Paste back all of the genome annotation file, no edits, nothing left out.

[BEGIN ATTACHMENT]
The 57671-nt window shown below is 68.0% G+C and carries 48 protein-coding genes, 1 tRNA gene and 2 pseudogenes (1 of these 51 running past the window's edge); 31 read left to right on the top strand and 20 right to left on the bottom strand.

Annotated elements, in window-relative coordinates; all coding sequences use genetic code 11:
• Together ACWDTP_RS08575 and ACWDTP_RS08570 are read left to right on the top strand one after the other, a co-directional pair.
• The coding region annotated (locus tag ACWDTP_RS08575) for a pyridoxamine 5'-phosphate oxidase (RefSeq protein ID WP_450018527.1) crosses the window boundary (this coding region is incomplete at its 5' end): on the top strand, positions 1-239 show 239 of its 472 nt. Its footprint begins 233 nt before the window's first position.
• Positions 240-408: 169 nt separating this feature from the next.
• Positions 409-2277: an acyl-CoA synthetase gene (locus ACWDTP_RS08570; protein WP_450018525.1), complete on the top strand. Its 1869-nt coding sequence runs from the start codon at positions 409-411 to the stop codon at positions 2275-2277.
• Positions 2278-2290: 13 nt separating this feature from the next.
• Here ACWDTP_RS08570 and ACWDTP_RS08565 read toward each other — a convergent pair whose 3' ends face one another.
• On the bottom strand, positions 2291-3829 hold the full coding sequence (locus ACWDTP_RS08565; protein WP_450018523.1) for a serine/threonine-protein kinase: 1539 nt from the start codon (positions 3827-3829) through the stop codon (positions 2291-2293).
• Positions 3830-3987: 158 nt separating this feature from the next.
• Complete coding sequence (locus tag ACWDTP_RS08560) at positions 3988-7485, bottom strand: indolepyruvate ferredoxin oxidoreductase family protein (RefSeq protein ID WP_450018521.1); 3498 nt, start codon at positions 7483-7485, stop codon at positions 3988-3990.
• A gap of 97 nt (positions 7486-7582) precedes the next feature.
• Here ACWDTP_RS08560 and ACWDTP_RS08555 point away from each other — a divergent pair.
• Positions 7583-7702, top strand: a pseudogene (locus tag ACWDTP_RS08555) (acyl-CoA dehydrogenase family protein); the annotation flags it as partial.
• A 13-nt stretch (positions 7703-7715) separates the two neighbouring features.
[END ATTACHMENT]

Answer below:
The 57671-nt window shown below is 68.0% G+C and carries 48 protein-coding genes, 1 tRNA gene and 2 pseudogenes (1 of these 51 running past the window's edge); 31 read left to right on the top strand and 20 right to left on the bottom strand.

Annotated elements, in window-relative coordinates; all coding sequences use genetic code 11:
• Together ACWDTP_RS08575 and ACWDTP_RS08570 are read left to right on the top strand one after the other, a co-directional pair.
• The coding region annotated (locus tag ACWDTP_RS08575) for a pyridoxamine 5'-phosphate oxidase (RefSeq protein ID WP_450018527.1) crosses the window boundary (this coding region is incomplete at its 5' end): on the top strand, positions 1-239 show 239 of its 472 nt. Its footprint begins 233 nt before the window's first position.
• Positions 240-408: 169 nt separating this feature from the next.
• Positions 409-2277: an acyl-CoA synthetase gene (locus ACWDTP_RS08570; protein WP_450018525.1), complete on the top strand. Its 1869-nt coding sequence runs from the start codon at positions 409-411 to the stop codon at positions 2275-2277.
• Positions 2278-2290: 13 nt separating this feature from the next.
• Here ACWDTP_RS08570 and ACWDTP_RS08565 read toward each other — a convergent pair whose 3' ends face one another.
• On the bottom strand, positions 2291-3829 hold the full coding sequence (locus ACWDTP_RS08565; protein WP_450018523.1) for a serine/threonine-protein kinase: 1539 nt from the start codon (positions 3827-3829) through the stop codon (positions 2291-2293).
• Positions 3830-3987: 158 nt separating this feature from the next.
• Complete coding sequence (locus tag ACWDTP_RS08560) at positions 3988-7485, bottom strand: indolepyruvate ferredoxin oxidoreductase family protein (RefSeq protein ID WP_450018521.1); 3498 nt, start codon at positions 7483-7485, stop codon at positions 3988-3990.
• A gap of 97 nt (positions 7486-7582) precedes the next feature.
• Here ACWDTP_RS08560 and ACWDTP_RS08555 point away from each other — a divergent pair.
• Positions 7583-7702, top strand: a pseudogene (locus tag ACWDTP_RS08555) (acyl-CoA dehydrogenase family protein); the annotation flags it as partial.
• A 13-nt stretch (positions 7703-7715) separates the two neighbouring features.